Here we are at the first Wednesday of the month and it’s time for the Insecure Writer’s Support Group to pull our virtual chairs into a circle and discuss our anxieties. If you want to be a part of our great group, and join Alex J. Cavanaugh in commiserating about all the trials we Insecure Writers endure, click on this linky and join us! I’ve been posting with this fabulous group for almost a year now, and knowing that I am not alone in my insecurities and fears has made a huge difference on how I view this writing obsession of mine.
This month I was certain I would be posting an uplifting story about how winning NaNoWriMo has boosted my self-confidence, how much fun I had writing my story, and how I feel so much more a part of the tribe of writers.
Well, that lasted for about a day.
Then my Inner Editor, who’d I’d sent on a month-long imaginary shopping spree to spruce up her already stunning wardrobe, returned. It didn’t take her long to unpack all the designer duds out of her matching luggage and to add her latest acquisitions to a shoe collection that rivals that of the infamous Imelda Marcos.
She settles in quickly and makes a cup of coffee, black because extra calories do nothing for the hips.
“What have you got for me?” she says. Her desktop is one of those glass ones that only the high-powered executives with nothing to do except schedule meetings have, with only a phone, an expensive pen, and a vase of flowers on it.
I hand her my newly minted first draft manuscript, and she proceeds to look it over.
“I see that you wrote yourself in again,” she says as she flips through the first few pages. Her coral-colored lips, the latest Chanel shade, are pursed as she points out the first of what are certainly many strategic missteps on my road to literary abandon.
“Umm … yes,” I reply. “I needed to get into my protagonist’s head,” I add helpfully.
“Have you ever met an adverb you didn’t like?” She turns another page.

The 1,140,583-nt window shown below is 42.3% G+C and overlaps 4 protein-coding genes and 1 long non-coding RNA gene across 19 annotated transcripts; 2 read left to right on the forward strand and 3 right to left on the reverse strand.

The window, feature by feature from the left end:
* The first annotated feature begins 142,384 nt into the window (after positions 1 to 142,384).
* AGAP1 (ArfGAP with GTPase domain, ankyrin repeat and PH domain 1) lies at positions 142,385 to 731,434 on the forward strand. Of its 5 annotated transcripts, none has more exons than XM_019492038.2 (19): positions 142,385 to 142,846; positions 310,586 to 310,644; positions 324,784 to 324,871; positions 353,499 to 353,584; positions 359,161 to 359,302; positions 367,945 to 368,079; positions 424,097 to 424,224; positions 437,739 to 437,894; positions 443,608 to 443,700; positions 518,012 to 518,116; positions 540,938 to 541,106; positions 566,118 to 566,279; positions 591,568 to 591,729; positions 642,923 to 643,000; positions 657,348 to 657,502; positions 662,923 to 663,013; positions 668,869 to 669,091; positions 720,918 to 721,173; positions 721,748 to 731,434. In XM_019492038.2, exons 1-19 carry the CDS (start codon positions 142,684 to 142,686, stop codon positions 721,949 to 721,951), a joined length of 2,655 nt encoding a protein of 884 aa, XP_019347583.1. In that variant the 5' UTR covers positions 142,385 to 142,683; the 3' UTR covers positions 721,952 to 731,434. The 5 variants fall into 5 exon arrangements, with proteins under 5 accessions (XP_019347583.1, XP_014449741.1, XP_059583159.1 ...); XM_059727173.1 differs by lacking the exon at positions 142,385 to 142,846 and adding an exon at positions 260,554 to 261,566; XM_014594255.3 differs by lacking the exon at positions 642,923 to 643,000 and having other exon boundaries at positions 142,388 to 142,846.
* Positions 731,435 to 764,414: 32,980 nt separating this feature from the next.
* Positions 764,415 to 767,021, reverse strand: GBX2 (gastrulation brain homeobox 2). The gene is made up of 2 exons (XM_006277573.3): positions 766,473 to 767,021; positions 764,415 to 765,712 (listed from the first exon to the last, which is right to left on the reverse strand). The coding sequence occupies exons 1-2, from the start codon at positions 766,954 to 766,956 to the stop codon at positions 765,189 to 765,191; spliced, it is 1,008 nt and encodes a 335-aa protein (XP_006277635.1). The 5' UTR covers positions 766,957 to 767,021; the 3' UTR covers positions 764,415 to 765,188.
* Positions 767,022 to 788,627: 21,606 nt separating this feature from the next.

“Rarely,” I say and clap my hand over my mouth as I realize I’ve released yet another adverb.
“And what’s this?” She taps a perfectly manicured coral fingernail on the title of a chapter. “A Side Trip to Exalta City?”
“It’s a tour. Of the city where part of the story takes place.”
She pulls out her red pen, a Cross limited edition. “Does it move the story forward?”
“No, I suppose not. But I needed to see what things looked like,” I try to explain. “I might be a discovery writer.”
She frowns, looks annoyed, and goes to the next chapter. “You know, some people write their novels according to a plan. Scenes, character arcs, plotting …”
“So did I!” I reply (defensively.) “I just got sidetracked a lot.”
“I can see that. What’s with all this squid? This is a fantasy novel, isn’t it? Why is there squid on the menu for dinner, lunch, and breakfast?”
“Oh that.” I blush. “It was a dare.”
“To see if I could figure out a way to include a squid in my story.”
“Tell me,” she says and tries to wrinkle her botox-enhanced forehead. “Why is it that you routinely insist on driving a perfectly good story off a cliff?”
I chew my unfashionably un-coral-colored lip. “Because it’s fun?”
“Aha.” She twirls her red pen between her elegant fingers. “Some Nano novels actually do find publishers. Did you ever consider that writing something this bad will never get you published?”
“Well, I was hoping you could help me whip this into shape.”
“Perhaps …” She pulls out her reading glasses, Christian Dior, and begins to pay attention. I dare say she looks interested in what she’s reading.
“Anything worth keeping?” I ask.
“Who’s this Lyra woman? I haven’t read about her in your outline.”
“She was a surprise.”
“Any other surprises?”
“A few. Some were good though. I think … ”
She smirks. “I’ll be the judge of that.” She pats the comfy chair, and motions me to get the blanket.
“You’re not going to quit are you? Is this story worth saving?”
She smiles a perfunctory smile, the kind the doctor has when he tells you that you’re getting older, and to expect a new ache now and then. “That’s why you pay me the big imaginary paycheck isn’t it?”
I’m so glad the Inner Editor and I have this worked out.
How about you, Insecure Writers? Has your Inner Editor gotten his or her hands on your Nano yet? Do you write from an outline? Do you prefer coral or ruby-red lipstick?
Images courtesy of Jordan McCullough @ Big Stock, Jean Scheijen, and ‘Widiwidi’ @ Stock.xchng